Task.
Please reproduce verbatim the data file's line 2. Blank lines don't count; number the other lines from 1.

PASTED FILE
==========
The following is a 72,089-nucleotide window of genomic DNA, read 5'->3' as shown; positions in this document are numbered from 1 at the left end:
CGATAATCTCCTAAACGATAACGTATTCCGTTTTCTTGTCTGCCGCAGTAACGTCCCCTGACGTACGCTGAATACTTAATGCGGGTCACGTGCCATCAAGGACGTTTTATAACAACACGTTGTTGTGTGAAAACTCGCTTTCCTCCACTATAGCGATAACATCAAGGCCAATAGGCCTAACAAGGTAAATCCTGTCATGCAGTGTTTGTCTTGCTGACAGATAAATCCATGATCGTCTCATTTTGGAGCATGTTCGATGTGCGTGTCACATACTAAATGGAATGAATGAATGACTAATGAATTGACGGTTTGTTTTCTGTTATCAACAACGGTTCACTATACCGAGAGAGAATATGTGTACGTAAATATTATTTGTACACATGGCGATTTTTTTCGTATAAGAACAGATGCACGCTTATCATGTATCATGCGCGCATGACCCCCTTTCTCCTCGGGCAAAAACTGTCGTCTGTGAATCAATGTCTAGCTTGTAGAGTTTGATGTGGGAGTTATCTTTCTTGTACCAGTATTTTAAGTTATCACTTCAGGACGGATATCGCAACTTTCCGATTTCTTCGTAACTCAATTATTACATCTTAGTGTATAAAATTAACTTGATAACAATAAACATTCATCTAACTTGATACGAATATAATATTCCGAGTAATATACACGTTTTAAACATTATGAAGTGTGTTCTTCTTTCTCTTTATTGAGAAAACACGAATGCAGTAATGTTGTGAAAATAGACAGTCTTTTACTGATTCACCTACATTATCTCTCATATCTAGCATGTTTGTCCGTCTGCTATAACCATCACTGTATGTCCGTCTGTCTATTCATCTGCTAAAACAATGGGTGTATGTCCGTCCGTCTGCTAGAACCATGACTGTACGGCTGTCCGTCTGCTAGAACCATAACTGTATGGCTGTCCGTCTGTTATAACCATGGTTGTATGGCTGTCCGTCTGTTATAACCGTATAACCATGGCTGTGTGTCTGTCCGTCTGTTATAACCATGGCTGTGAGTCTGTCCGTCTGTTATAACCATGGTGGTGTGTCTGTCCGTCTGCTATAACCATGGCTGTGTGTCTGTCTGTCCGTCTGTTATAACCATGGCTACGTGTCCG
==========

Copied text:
CGATAATCTCCTAAACGATAACGTATTCCGTTTTCTTGTCTGCCGCAGTAACGTCCCCTGACGTACGCTGAATACTTAATGCGGGTCACGTGCCATCAAGGACGTTTTATAACAACACGTTGTTGTGTGAAAACTCGCTTTCCTCCACTATAGCGATAACATCAAGGCCAATAGGCCTAACAAGGTAAATCCTGTCATGCAGTGTTTGTCTTGCTGACAGATAAATCCATGATCGTCTCATTTTGGAGCATGTTCGATGTGCGTGTCACATACTAAATGGAATGAATGAATGACTAATGAATTGACGGTTTGTTTTCTGTTATCAACAACGGTTCACTATACCGAGAGAGAATATGTGTACGTAAATATTATTTGTACACATGGCGATTTTTTTCGTATAAGAACAGATGCACGCTTATCATGTATCATGCGCGCATGACCCCCTTTCTCCTCGGGCAAAAACTGTCGTCTGTGAATCAATGTCTAGCTTGTAGAGTTTGATGTGGGAGTTATCTTTCTTGTACCAGTATTTTAAGTTATCACTTCAGGACGGATATCGCAACTTTCCGATTTCTTCGTAACTCAATTATTACATCTTAGTGTATAAAATTAACTTGATAACAATAAACATTCATCTAACTTGATACGAATATAATATTCCGAGTAATATACACGTTTTAAACATTATGAAGTGTGTTCTTCTTTCTCTTTATTGAGAAAACACGAATGCAGTAATGTTGTGAAAATAGACAGTCTTTTACTGATTCACCTACATTATCTCTCATATCTAGCATGTTTGTCCGTCTGCTATAACCATCACTGTATGTCCGTCTGTCTATTCATCTGCTAAAACAATGGGTGTATGTCCGTCCGTCTGCTAGAACCATGACTGTACGGCTGTCCGTCTGCTAGAACCATAACTGTATGGCTGTCCGTCTGTTATAACCATGGTTGTATGGCTGTCCGTCTGTTATAACCGTATAACCATGGCTGTGTGTCTGTCCGTCTGTTATAACCATGGCTGTGAGTCTGTCCGTCTGTTATAACCATGGTGGTGTGTCTGTCCGTCTGCTATAACCATGGCTGTGTGTCTGTCTGTCCGTCTGTTATAACCATGGCTACGTGTCCG